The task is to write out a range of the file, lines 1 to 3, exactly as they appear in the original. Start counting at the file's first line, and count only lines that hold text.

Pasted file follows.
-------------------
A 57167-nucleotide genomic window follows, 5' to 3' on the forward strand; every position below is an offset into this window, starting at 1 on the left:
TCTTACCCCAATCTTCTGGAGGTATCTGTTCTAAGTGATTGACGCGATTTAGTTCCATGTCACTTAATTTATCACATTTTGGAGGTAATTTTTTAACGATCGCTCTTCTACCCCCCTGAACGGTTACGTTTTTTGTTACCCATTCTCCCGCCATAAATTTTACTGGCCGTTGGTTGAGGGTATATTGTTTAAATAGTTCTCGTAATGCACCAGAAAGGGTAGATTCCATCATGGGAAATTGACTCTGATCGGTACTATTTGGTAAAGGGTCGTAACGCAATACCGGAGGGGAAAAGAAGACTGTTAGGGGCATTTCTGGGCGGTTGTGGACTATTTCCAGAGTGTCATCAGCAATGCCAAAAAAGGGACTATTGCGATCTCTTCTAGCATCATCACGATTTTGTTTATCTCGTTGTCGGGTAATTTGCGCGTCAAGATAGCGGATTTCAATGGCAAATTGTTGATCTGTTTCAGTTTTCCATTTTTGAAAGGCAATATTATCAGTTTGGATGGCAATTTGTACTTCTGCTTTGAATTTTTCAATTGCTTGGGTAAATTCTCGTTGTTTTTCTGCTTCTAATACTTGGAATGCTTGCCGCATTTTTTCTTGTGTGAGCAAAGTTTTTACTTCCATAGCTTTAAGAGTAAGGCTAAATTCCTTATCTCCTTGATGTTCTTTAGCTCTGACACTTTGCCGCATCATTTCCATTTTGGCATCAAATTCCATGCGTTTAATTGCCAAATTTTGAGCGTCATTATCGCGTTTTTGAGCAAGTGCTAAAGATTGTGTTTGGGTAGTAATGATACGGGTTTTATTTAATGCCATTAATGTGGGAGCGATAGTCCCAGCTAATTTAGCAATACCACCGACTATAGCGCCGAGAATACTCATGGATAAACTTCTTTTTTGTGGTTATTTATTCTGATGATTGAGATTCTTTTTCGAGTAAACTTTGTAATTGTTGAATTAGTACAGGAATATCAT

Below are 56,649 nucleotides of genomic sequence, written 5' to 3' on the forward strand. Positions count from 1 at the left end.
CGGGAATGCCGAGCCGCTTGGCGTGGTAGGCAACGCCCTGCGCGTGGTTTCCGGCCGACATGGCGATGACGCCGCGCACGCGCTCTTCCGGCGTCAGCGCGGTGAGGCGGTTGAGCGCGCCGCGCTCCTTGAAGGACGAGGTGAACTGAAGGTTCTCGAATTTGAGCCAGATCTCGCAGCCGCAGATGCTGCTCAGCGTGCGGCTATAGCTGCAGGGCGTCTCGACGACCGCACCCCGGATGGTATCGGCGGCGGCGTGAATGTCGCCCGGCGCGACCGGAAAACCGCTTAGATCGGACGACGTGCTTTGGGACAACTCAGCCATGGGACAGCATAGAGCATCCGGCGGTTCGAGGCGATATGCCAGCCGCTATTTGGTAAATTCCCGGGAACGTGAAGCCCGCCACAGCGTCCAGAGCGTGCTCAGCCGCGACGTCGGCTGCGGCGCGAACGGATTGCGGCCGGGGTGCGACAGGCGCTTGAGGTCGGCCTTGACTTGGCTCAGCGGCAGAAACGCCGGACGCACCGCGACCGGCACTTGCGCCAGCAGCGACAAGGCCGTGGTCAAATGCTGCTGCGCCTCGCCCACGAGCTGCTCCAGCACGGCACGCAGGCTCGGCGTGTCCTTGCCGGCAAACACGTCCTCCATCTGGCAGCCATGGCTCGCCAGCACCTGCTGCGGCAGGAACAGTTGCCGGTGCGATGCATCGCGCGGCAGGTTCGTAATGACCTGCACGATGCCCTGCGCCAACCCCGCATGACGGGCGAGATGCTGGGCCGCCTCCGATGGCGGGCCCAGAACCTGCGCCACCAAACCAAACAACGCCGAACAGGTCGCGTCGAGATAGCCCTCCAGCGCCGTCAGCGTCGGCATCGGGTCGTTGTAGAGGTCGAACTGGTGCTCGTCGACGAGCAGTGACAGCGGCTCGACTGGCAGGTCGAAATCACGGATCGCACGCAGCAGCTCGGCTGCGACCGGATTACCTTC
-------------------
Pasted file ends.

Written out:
A 57167-nucleotide genomic window follows, 5' to 3' on the forward strand; every position below is an offset into this window, starting at 1 on the left:
TCTTACCCCAATCTTCTGGAGGTATCTGTTCTAAGTGATTGACGCGATTTAGTTCCATGTCACTTAATTTATCACATTTTGGAGGTAATTTTTTAACGATCGCTCTTCTACCCCCCTGAACGGTTACGTTTTTTGTTACCCATTCTCCCGCCATAAATTTTACTGGCCGTTGGTTGAGGGTATATTGTTTAAATAGTTCTCGTAATGCACCAGAAAGGGTAGATTCCATCATGGGAAATTGACTCTGATCGGTACTATTTGGTAAAGGGTCGTAACGCAATACCGGAGGGGAAAAGAAGACTGTTAGGGGCATTTCTGGGCGGTTGTGGACTATTTCCAGAGTGTCATCAGCAATGCCAAAAAAGGGACTATTGCGATCTCTTCTAGCATCATCACGATTTTGTTTATCTCGTTGTCGGGTAATTTGCGCGTCAAGATAGCGGATTTCAATGGCAAATTGTTGATCTGTTTCAGTTTTCCATTTTTGAAAGGCAATATTATCAGTTTGGATGGCAATTTGTACTTCTGCTTTGAATTTTTCAATTGCTTGGGTAAATTCTCGTTGTTTTTCTGCTTCTAATACTTGGAATGCTTGCCGCATTTTTTCTTGTGTGAGCAAAGTTTTTACTTCCATAGCTTTAAGAGTAAGGCTAAATTCCTTATCTCCTTGATGTTCTTTAGCTCTGACACTTTGCCGCATCATTTCCATTTTGGCATCAAATTCCATGCGTTTAATTGCCAAATTTTGAGCGTCATTATCGCGTTTTTGAGCAAGTGCTAAAGATTGTGTTTGGGTAGTAATGATACGGGTTTTATTTAATGCCATTAATGTGGGAGCGATAGTCCCAGCTAATTTAGCAATACCACCGACTATAGCGCCGAGAATACTCATGGATAAACTTCTTTTTTGTGGTTATTTATTCTGATGATTGAGATTCTTTTTCGAGTAAACTTTGTAATTGTTGAATTAGTACAGGAATATCAT

Below are 56,649 nucleotides of genomic sequence, written 5' to 3' on the forward strand. Positions count from 1 at the left end.